Nanaimo property owners are losing a loophole to avoid removing graffiti from buildings, fences and other surfaces and the associated costs.
City council gave third reading to amend a property maintenance and standards bylaw at a meeting Monday, July 5. The new wording specifies property owners cannot say they had given permission to an artist or tagger to place a graphic on their properties in order to avoid being ordered by the Nanaimo’s bylaws department to remove graffiti and incurring the costs of doing so.
The bylaw states that a property owner must not cause or permit graffiti to accumulate and remain on a fence, surface or structure visible from an adjacent property or public place.
“The initial definition, which included the approval of the property owner, it was sort of targeted towards the mischief graffiti and it also avoided having the city become the pre-approved arbiter to determine what is in good taste or not,” said Karen Robertson, deputy city clerk.
Coun. Sheryl Armstrong noticed there was potential for conflict in the original bylaw wording, which could allow a property owner to claim they’d given permission to the artist to avoid the charges associated with cleaning up their property. The new bylaw definition removes wording pertaining to approval and permission given by the property owner.
Council approved the amended wording unanimously, but the change raised questions from Coun. Don Bonner, who posed a hypothetical situation in which a property owner might allow their child, for example, to paint artwork on a surface visible to the public.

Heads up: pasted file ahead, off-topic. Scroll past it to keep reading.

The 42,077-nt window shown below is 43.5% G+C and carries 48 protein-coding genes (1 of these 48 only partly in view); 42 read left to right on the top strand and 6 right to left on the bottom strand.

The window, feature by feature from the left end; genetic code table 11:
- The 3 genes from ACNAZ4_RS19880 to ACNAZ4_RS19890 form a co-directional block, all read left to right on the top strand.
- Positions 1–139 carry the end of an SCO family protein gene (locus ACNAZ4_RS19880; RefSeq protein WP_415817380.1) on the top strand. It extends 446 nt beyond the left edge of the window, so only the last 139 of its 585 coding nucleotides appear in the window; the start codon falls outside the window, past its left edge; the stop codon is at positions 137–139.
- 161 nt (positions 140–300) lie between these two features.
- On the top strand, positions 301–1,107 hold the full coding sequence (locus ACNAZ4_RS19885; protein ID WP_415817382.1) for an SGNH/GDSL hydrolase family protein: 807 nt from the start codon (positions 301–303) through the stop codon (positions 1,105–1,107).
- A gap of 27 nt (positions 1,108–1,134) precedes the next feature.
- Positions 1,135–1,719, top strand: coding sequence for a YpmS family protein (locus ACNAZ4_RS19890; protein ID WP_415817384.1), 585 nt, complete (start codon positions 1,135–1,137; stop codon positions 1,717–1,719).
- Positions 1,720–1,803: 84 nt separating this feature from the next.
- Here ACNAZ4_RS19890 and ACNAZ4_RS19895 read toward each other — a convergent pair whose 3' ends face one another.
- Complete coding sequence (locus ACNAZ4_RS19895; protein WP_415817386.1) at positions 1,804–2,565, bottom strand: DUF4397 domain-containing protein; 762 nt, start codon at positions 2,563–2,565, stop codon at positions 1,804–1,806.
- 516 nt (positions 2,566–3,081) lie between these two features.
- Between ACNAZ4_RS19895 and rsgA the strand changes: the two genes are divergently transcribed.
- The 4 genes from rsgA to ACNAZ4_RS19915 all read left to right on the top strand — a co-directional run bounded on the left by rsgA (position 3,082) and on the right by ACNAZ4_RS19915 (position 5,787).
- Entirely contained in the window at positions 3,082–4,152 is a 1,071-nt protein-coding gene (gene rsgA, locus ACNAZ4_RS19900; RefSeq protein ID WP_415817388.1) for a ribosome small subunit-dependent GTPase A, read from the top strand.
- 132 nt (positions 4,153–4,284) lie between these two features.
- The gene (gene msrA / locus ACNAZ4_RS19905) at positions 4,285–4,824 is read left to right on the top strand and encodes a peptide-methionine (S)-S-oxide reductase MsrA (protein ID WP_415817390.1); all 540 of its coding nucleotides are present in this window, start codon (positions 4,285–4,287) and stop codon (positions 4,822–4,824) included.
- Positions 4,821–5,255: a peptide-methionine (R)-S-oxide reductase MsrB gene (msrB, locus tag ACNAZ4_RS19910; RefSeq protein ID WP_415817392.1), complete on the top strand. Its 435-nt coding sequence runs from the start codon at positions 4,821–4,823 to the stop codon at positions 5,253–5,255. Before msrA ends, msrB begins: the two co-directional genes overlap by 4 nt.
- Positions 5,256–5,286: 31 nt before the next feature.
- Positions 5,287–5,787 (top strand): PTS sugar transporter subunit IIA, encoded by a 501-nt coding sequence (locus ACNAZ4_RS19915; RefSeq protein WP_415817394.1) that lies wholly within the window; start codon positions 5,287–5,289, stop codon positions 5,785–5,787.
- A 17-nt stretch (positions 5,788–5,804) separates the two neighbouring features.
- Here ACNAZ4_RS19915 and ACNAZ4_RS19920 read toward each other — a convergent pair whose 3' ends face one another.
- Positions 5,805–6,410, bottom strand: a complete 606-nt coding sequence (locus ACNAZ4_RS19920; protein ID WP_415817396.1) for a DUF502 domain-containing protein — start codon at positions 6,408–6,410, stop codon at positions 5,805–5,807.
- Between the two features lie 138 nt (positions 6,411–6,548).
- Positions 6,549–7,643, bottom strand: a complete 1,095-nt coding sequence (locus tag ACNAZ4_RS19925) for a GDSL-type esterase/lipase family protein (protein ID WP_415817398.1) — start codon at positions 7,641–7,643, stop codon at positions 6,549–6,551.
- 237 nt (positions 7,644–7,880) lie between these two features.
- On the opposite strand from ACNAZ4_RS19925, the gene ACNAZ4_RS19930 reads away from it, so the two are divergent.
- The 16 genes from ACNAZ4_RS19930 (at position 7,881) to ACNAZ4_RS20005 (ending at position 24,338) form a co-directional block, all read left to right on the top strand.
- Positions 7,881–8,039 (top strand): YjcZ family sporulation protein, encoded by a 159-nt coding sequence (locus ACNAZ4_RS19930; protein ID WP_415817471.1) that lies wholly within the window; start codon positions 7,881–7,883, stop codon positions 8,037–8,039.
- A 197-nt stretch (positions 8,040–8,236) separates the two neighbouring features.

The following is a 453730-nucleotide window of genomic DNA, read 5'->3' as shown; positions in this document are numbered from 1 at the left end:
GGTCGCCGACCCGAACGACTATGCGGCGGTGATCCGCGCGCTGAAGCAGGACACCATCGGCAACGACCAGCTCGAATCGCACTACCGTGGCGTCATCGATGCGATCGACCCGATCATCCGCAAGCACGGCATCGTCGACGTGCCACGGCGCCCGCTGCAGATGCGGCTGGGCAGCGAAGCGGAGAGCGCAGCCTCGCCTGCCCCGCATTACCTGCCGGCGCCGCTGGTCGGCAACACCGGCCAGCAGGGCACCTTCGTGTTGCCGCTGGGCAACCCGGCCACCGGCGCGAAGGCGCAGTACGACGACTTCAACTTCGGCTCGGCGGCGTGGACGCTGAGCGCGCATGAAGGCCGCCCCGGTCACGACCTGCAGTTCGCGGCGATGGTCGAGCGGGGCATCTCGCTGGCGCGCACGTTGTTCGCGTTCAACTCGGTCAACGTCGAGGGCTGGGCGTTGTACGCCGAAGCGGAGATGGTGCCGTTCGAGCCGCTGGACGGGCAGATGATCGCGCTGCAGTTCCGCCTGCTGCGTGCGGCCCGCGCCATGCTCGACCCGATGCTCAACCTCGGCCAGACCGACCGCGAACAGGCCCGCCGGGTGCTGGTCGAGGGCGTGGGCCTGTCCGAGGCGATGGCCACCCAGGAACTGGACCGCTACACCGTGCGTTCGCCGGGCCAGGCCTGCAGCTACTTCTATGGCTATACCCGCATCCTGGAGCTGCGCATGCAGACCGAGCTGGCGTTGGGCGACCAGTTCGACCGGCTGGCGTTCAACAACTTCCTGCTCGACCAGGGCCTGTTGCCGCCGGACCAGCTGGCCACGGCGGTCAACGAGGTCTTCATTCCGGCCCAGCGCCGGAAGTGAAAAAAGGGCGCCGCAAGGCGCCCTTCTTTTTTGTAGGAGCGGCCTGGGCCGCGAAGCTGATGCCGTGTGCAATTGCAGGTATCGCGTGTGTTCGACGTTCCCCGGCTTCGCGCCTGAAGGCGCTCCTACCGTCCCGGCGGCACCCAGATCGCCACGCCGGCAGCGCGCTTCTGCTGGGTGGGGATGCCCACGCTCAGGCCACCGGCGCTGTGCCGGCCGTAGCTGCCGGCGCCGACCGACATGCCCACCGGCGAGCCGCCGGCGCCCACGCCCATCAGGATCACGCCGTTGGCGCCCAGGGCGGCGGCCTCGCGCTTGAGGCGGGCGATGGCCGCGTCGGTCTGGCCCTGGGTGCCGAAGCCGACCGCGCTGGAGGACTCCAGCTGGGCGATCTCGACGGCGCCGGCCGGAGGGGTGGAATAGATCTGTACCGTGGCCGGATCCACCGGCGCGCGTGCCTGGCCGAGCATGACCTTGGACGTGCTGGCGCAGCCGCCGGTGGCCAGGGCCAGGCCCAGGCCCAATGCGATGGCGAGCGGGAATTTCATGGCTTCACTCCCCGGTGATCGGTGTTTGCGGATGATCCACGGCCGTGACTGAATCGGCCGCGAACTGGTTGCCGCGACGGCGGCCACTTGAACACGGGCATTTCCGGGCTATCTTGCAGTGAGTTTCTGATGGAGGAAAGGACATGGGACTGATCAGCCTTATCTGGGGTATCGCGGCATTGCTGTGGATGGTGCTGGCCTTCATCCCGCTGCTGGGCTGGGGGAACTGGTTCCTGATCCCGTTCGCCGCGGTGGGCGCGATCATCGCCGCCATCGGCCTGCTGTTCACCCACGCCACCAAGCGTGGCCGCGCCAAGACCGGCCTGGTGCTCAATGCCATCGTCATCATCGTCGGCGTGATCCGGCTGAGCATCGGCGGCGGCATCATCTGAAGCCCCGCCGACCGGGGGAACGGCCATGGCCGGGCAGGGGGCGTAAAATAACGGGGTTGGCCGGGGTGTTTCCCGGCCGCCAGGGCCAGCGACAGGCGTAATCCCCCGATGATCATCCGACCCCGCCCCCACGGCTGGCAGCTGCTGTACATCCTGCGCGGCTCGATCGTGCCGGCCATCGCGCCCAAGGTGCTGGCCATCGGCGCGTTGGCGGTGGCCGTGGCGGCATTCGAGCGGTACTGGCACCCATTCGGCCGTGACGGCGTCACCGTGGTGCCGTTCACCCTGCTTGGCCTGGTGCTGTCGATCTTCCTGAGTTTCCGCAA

Robertson said enforcement would be complaint-driven.
“We have to figure out what is the mischief graffiti versus artwork and so this is where the test of reasonableness comes in,” Robertson said. “Perhaps having some artwork on your building would not be offensive and not raise anybody’s dander at all, but if it becomes offensive that’s when we get into what’s the standard of reasonableness.”
Robertson said it would be the city’s manager of bylaw enforcement who would make that determination.
Sheila Gurrie, city clerk and director of legislative services, said if the bylaw enforcement manager determined the graphic was graffiti or not acceptable, the property owner or artist who disagreed would have to appeal to city council to allow it to remain.
Although it was Armstrong who pointed out the loophole in the original bylaw wording, she is opposed to the potential consequences for property owners affected by the bylaw who will bear the brunt of graffiti cleanup costs.
Under the updated bylaw, anyone who contravenes the bylaw or “who neglects or fails to do anything required to be done pursuant to this bylaw” can be fined up to $50,000 and be liable for the costs of prosecution and other penalties.
“My concern still remains with that fact that we’re putting all this onus on cleanup to people who didn’t do this in the first place,” Armstrong said.
She cited a Nanaimo business that she said was spending tens of thousands of dollars annually for cleanup.
“And I just think that’s grossly unfair that they’re responsible for something that they had no control over, so for me, I just can’t support this without some kind of support or something for the owners of the properties because … they remove it and the next day it’s back,” Armstrong said.
The amended bylaw passed third reading with Armstrong and Coun. Jim Turley opposed.